A pancreas transplant is an option for some patients, though these risky surgeries are not often recommended. As with any organ transplant, there are many risks involved. For instance, if a patient undergoes transplant surgery, he or she must also take many drugs in attempt to ensure the body does not reject the organ. The downside is that the drugs have many serious side effects. The risks and side effects are so severe that in most cases physicians don’t recommend transplants. However, in successful transplant cases, the patient no longer requires insulin therapy.

Some diabetics undergo stomach surgery to reduce their body weight. Some patients see a significant improvement in blood sugar readings after the surgery. However, more research and studies must be conducted to draw a conclusion on the long-term effects and benefits of gastric bypass as a viable treatment for diabetes.


When a person experiences debilitating symptoms from their diabetes and are unable to control their blood sugar at home, he or she should contact a physician.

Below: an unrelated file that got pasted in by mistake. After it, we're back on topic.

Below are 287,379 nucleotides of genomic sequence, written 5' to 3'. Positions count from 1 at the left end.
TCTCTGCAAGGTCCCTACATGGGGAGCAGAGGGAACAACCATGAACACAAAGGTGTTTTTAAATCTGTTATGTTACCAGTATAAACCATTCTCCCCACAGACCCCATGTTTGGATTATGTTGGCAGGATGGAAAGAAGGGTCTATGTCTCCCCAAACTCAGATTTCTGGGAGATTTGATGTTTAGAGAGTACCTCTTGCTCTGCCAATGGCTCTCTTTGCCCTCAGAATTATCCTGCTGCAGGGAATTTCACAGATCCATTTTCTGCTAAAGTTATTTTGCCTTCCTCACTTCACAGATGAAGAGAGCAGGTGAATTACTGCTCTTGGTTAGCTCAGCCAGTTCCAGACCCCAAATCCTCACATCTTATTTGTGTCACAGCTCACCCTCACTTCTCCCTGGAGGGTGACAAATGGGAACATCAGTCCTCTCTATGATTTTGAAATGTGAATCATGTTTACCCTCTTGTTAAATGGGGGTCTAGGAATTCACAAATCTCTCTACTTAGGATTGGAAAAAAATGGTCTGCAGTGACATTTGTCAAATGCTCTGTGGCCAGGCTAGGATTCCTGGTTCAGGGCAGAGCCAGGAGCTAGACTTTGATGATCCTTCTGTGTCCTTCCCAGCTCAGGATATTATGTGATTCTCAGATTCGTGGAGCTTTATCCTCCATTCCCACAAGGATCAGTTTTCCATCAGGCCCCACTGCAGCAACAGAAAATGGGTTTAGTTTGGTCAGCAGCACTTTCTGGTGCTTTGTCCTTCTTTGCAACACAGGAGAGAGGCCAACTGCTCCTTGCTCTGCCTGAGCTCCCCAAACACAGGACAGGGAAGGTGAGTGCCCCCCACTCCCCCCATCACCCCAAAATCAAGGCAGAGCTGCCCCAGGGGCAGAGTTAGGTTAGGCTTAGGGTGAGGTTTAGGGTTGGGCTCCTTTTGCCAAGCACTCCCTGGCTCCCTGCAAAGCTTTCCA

Hyperglycemia, especially if persistent, or if blood sugar is excessively high

Hypoglycemia, especially if persistent, or if blood sugar is excessively low

High ketones count in urine

Warning signs for a diabetic coma

A person is said to be suffering from low blood sugar when his or her blood sugar falls below his or her targeted range set by a physician. Low blood sugar is also referred to as hypoglycemia. Blood sugar may drop for several different reasons. For instance, people who take medication to control blood sugar may notice a drop in their glucose level when they skip a meal or exercise more than usual. Taking the wrong dosage of insulin or another diabetes-specific medication can also impact blood glucose levels.

To prevent blood sugar from getting too low, the patient should monitor blood sugar levels daily or as often as directed by a physician.



Shaky feeling

Weak and fatigued feeling




Losing consciousness

Heart palpitations

Blurry vision

Diffculty speaking or slurred speech

Drowsy feeling